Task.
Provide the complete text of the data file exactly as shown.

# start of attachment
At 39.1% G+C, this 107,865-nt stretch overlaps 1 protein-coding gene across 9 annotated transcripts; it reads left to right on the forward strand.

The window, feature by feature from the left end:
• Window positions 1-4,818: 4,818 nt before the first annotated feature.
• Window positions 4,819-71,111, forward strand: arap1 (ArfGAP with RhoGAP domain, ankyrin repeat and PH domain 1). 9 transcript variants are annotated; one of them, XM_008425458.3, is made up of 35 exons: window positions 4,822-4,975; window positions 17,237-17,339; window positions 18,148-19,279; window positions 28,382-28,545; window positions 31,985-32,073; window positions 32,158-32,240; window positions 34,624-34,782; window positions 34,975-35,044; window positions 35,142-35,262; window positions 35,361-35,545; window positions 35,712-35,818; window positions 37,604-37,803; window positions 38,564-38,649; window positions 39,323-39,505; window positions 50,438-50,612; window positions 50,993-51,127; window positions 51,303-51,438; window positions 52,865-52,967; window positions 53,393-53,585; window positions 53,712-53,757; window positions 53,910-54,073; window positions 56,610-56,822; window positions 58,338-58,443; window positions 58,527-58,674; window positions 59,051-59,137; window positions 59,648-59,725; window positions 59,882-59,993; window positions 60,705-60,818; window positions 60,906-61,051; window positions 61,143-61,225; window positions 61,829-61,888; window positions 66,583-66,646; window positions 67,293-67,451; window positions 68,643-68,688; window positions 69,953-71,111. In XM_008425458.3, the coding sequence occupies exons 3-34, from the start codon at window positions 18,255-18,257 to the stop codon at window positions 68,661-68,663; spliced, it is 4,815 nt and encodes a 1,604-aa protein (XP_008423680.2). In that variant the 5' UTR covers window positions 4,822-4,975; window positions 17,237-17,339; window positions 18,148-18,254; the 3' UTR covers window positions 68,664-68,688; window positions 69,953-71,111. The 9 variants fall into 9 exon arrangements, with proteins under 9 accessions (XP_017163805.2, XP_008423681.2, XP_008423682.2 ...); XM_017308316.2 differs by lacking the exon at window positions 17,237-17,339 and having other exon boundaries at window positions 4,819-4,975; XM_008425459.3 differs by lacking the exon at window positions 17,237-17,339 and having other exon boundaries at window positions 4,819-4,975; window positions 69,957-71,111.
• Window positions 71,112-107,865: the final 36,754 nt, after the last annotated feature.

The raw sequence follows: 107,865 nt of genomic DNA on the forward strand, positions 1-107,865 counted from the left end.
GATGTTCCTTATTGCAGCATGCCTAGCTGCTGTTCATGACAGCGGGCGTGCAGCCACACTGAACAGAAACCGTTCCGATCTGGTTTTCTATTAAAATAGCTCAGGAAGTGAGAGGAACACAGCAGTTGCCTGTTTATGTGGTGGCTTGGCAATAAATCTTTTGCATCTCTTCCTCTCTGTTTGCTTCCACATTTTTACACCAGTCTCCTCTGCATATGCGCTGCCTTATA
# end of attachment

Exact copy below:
At 39.1% G+C, this 107,865-nt stretch overlaps 1 protein-coding gene across 9 annotated transcripts; it reads left to right on the forward strand.

The window, feature by feature from the left end:
• Window positions 1-4,818: 4,818 nt before the first annotated feature.
• Window positions 4,819-71,111, forward strand: arap1 (ArfGAP with RhoGAP domain, ankyrin repeat and PH domain 1). 9 transcript variants are annotated; one of them, XM_008425458.3, is made up of 35 exons: window positions 4,822-4,975; window positions 17,237-17,339; window positions 18,148-19,279; window positions 28,382-28,545; window positions 31,985-32,073; window positions 32,158-32,240; window positions 34,624-34,782; window positions 34,975-35,044; window positions 35,142-35,262; window positions 35,361-35,545; window positions 35,712-35,818; window positions 37,604-37,803; window positions 38,564-38,649; window positions 39,323-39,505; window positions 50,438-50,612; window positions 50,993-51,127; window positions 51,303-51,438; window positions 52,865-52,967; window positions 53,393-53,585; window positions 53,712-53,757; window positions 53,910-54,073; window positions 56,610-56,822; window positions 58,338-58,443; window positions 58,527-58,674; window positions 59,051-59,137; window positions 59,648-59,725; window positions 59,882-59,993; window positions 60,705-60,818; window positions 60,906-61,051; window positions 61,143-61,225; window positions 61,829-61,888; window positions 66,583-66,646; window positions 67,293-67,451; window positions 68,643-68,688; window positions 69,953-71,111. In XM_008425458.3, the coding sequence occupies exons 3-34, from the start codon at window positions 18,255-18,257 to the stop codon at window positions 68,661-68,663; spliced, it is 4,815 nt and encodes a 1,604-aa protein (XP_008423680.2). In that variant the 5' UTR covers window positions 4,822-4,975; window positions 17,237-17,339; window positions 18,148-18,254; the 3' UTR covers window positions 68,664-68,688; window positions 69,953-71,111. The 9 variants fall into 9 exon arrangements, with proteins under 9 accessions (XP_017163805.2, XP_008423681.2, XP_008423682.2 ...); XM_017308316.2 differs by lacking the exon at window positions 17,237-17,339 and having other exon boundaries at window positions 4,819-4,975; XM_008425459.3 differs by lacking the exon at window positions 17,237-17,339 and having other exon boundaries at window positions 4,819-4,975; window positions 69,957-71,111.
• Window positions 71,112-107,865: the final 36,754 nt, after the last annotated feature.

The raw sequence follows: 107,865 nt of genomic DNA on the forward strand, positions 1-107,865 counted from the left end.
GATGTTCCTTATTGCAGCATGCCTAGCTGCTGTTCATGACAGCGGGCGTGCAGCCACACTGAACAGAAACCGTTCCGATCTGGTTTTCTATTAAAATAGCTCAGGAAGTGAGAGGAACACAGCAGTTGCCTGTTTATGTGGTGGCTTGGCAATAAATCTTTTGCATCTCTTCCTCTCTGTTTGCTTCCACATTTTTACACCAGTCTCCTCTGCATATGCGCTGCCTTATA